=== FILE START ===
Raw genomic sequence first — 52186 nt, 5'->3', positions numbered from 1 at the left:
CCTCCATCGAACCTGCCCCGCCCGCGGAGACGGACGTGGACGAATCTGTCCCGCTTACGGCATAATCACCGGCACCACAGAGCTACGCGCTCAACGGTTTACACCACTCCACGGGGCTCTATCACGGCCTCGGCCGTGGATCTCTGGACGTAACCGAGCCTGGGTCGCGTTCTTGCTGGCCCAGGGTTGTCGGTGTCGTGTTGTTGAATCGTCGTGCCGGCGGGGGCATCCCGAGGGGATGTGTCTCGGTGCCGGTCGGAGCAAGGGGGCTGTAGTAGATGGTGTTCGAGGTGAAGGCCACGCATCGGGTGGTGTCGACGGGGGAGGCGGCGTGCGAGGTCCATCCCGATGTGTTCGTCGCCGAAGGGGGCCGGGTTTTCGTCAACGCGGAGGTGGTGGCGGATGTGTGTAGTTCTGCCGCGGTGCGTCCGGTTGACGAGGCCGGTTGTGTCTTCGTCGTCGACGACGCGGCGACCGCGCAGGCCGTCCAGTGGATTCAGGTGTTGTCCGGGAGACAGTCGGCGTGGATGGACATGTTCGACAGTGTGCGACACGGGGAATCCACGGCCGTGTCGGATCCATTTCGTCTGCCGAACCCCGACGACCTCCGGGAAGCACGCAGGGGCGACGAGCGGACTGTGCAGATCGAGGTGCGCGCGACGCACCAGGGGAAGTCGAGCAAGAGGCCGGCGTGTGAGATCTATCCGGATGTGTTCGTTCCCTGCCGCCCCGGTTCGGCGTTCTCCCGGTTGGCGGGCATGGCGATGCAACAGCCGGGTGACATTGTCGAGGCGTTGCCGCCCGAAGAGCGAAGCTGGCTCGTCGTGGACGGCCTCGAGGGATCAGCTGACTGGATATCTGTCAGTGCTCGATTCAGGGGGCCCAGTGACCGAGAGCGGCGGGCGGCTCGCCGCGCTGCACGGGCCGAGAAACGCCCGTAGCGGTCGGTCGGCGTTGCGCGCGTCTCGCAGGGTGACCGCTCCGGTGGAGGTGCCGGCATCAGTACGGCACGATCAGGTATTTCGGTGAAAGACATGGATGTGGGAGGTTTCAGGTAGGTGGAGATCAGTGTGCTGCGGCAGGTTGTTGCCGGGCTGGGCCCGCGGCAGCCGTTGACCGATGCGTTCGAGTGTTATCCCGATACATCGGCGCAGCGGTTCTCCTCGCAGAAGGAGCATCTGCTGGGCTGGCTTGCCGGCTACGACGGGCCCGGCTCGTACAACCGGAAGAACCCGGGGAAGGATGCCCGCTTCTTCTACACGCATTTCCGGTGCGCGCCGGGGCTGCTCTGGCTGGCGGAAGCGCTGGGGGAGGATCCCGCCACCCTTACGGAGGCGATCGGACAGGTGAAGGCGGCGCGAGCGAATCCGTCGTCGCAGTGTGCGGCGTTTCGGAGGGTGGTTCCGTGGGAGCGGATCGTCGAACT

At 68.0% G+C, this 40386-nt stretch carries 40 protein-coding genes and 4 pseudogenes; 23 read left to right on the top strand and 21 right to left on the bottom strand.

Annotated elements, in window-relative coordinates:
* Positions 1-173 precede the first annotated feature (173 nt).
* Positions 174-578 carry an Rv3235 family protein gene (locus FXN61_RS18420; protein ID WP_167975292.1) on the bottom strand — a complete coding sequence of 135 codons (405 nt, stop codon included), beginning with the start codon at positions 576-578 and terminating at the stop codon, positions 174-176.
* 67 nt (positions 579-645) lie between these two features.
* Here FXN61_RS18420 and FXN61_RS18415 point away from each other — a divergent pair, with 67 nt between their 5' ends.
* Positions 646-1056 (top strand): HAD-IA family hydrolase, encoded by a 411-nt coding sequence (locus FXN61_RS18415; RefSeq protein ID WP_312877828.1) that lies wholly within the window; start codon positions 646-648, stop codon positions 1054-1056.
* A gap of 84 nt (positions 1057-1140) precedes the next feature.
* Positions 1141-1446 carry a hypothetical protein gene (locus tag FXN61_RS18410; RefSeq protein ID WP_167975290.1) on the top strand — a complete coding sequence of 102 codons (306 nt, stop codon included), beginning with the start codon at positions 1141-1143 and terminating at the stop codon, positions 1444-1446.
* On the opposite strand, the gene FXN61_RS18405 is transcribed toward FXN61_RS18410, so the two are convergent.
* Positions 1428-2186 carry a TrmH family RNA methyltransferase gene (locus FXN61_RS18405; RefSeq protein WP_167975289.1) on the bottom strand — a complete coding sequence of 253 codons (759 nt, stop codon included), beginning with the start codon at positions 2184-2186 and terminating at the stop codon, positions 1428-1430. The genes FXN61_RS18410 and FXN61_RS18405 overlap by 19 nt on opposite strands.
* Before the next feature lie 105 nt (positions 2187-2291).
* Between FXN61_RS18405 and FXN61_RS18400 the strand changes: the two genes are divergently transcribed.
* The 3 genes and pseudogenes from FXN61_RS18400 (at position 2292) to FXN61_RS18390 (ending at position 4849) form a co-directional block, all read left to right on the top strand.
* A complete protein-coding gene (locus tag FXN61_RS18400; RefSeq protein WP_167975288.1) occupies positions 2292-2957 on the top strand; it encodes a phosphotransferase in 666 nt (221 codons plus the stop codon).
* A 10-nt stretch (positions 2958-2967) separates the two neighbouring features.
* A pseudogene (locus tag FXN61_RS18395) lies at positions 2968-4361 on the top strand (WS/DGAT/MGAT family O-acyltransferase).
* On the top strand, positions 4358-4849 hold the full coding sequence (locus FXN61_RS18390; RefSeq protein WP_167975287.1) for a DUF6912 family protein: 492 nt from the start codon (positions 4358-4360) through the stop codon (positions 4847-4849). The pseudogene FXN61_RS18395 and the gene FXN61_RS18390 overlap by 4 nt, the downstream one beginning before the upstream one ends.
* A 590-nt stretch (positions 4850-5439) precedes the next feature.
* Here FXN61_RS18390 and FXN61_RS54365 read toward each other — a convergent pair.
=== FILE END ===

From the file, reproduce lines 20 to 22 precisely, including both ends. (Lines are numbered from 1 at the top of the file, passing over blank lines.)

* On the top strand, positions 4358-4849 hold the full coding sequence (locus FXN61_RS18390; RefSeq protein WP_167975287.1) for a DUF6912 family protein: 492 nt from the start codon (positions 4358-4360) through the stop codon (positions 4847-4849). The pseudogene FXN61_RS18395 and the gene FXN61_RS18390 overlap by 4 nt, the downstream one beginning before the upstream one ends.
* A 590-nt stretch (positions 4850-5439) precedes the next feature.
* Here FXN61_RS18390 and FXN61_RS54365 read toward each other — a convergent pair.